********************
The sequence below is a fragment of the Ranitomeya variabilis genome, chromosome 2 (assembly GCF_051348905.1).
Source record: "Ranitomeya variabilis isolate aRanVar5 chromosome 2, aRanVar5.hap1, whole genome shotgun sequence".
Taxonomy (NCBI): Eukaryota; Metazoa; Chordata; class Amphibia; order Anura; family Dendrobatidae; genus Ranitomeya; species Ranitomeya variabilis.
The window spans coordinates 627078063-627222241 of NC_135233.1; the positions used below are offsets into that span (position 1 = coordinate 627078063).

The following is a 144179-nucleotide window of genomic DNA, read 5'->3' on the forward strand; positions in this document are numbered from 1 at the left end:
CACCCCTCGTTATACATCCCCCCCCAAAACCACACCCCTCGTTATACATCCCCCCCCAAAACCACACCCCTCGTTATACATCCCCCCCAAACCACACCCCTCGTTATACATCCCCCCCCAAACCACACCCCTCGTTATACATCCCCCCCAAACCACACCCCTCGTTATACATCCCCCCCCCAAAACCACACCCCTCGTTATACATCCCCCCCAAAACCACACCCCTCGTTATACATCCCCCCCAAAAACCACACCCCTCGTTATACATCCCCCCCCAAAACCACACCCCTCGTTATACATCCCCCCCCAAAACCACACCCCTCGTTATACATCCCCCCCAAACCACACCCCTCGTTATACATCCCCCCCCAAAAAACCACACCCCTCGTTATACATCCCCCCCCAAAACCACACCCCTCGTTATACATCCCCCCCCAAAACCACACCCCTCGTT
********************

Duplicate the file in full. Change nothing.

The sequence below is a fragment of the Ranitomeya variabilis genome, chromosome 2 (assembly GCF_051348905.1).
Source record: "Ranitomeya variabilis isolate aRanVar5 chromosome 2, aRanVar5.hap1, whole genome shotgun sequence".
Taxonomy (NCBI): Eukaryota; Metazoa; Chordata; class Amphibia; order Anura; family Dendrobatidae; genus Ranitomeya; species Ranitomeya variabilis.
The window spans coordinates 627078063-627222241 of NC_135233.1; the positions used below are offsets into that span (position 1 = coordinate 627078063).

The following is a 144179-nucleotide window of genomic DNA, read 5'->3' on the forward strand; positions in this document are numbered from 1 at the left end:
CACCCCTCGTTATACATCCCCCCCCAAAACCACACCCCTCGTTATACATCCCCCCCCAAAACCACACCCCTCGTTATACATCCCCCCCAAACCACACCCCTCGTTATACATCCCCCCCCAAACCACACCCCTCGTTATACATCCCCCCCAAACCACACCCCTCGTTATACATCCCCCCCCCAAAACCACACCCCTCGTTATACATCCCCCCCAAAACCACACCCCTCGTTATACATCCCCCCCAAAAACCACACCCCTCGTTATACATCCCCCCCCAAAACCACACCCCTCGTTATACATCCCCCCCCAAAACCACACCCCTCGTTATACATCCCCCCCAAACCACACCCCTCGTTATACATCCCCCCCCAAAAAACCACACCCCTCGTTATACATCCCCCCCCAAAACCACACCCCTCGTTATACATCCCCCCCCAAAACCACACCCCTCGTT